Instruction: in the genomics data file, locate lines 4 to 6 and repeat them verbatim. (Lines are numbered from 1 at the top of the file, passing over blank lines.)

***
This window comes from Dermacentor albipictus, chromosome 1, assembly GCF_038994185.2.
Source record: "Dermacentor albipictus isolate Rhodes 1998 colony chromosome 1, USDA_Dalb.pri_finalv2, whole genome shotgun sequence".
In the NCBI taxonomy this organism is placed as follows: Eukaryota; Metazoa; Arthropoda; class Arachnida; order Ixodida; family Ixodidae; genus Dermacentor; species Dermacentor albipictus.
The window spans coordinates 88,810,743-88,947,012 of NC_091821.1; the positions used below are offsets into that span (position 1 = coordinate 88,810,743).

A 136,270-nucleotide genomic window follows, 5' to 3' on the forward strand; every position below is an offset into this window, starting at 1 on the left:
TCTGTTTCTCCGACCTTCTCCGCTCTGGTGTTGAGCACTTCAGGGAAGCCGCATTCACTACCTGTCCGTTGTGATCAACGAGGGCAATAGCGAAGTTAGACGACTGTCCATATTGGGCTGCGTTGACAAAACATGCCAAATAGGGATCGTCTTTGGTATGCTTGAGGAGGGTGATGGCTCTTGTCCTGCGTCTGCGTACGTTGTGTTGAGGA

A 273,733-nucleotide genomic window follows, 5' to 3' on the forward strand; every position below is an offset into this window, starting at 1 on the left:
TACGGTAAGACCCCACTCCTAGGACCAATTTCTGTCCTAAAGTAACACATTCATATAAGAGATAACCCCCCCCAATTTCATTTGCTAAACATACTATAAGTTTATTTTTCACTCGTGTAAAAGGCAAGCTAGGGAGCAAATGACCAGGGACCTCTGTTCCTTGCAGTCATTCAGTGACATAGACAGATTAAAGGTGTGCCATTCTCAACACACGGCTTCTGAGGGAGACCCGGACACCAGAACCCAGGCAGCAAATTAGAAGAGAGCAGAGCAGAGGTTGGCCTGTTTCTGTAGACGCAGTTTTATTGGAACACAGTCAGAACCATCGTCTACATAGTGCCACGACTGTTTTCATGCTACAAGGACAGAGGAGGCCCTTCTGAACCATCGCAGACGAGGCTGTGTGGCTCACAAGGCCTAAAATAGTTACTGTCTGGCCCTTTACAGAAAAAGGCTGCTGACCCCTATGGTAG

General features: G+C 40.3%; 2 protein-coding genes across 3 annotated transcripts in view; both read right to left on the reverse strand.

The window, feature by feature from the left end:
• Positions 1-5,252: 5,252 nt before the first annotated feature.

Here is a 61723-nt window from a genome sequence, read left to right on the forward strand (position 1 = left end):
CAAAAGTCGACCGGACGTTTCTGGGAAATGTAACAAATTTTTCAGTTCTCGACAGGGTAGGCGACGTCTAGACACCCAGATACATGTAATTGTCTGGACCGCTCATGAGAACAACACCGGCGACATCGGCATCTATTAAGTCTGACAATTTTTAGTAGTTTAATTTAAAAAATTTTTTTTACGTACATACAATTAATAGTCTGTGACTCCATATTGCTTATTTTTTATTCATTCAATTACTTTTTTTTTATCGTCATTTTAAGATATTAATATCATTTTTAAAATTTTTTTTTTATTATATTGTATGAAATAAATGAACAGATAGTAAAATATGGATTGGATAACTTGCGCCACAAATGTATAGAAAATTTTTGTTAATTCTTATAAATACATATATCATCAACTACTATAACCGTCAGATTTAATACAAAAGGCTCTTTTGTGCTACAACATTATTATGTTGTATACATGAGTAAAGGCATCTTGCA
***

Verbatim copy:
The window spans coordinates 88,810,743-88,947,012 of NC_091821.1; the positions used below are offsets into that span (position 1 = coordinate 88,810,743).

A 136,270-nucleotide genomic window follows, 5' to 3' on the forward strand; every position below is an offset into this window, starting at 1 on the left:
TCTGTTTCTCCGACCTTCTCCGCTCTGGTGTTGAGCACTTCAGGGAAGCCGCATTCACTACCTGTCCGTTGTGATCAACGAGGGCAATAGCGAAGTTAGACGACTGTCCATATTGGGCTGCGTTGACAAAACATGCCAAATAGGGATCGTCTTTGGTATGCTTGAGGAGGGTGATGGCTCTTGTCCTGCGTCTGCGTACGTTGTGTTGAGGA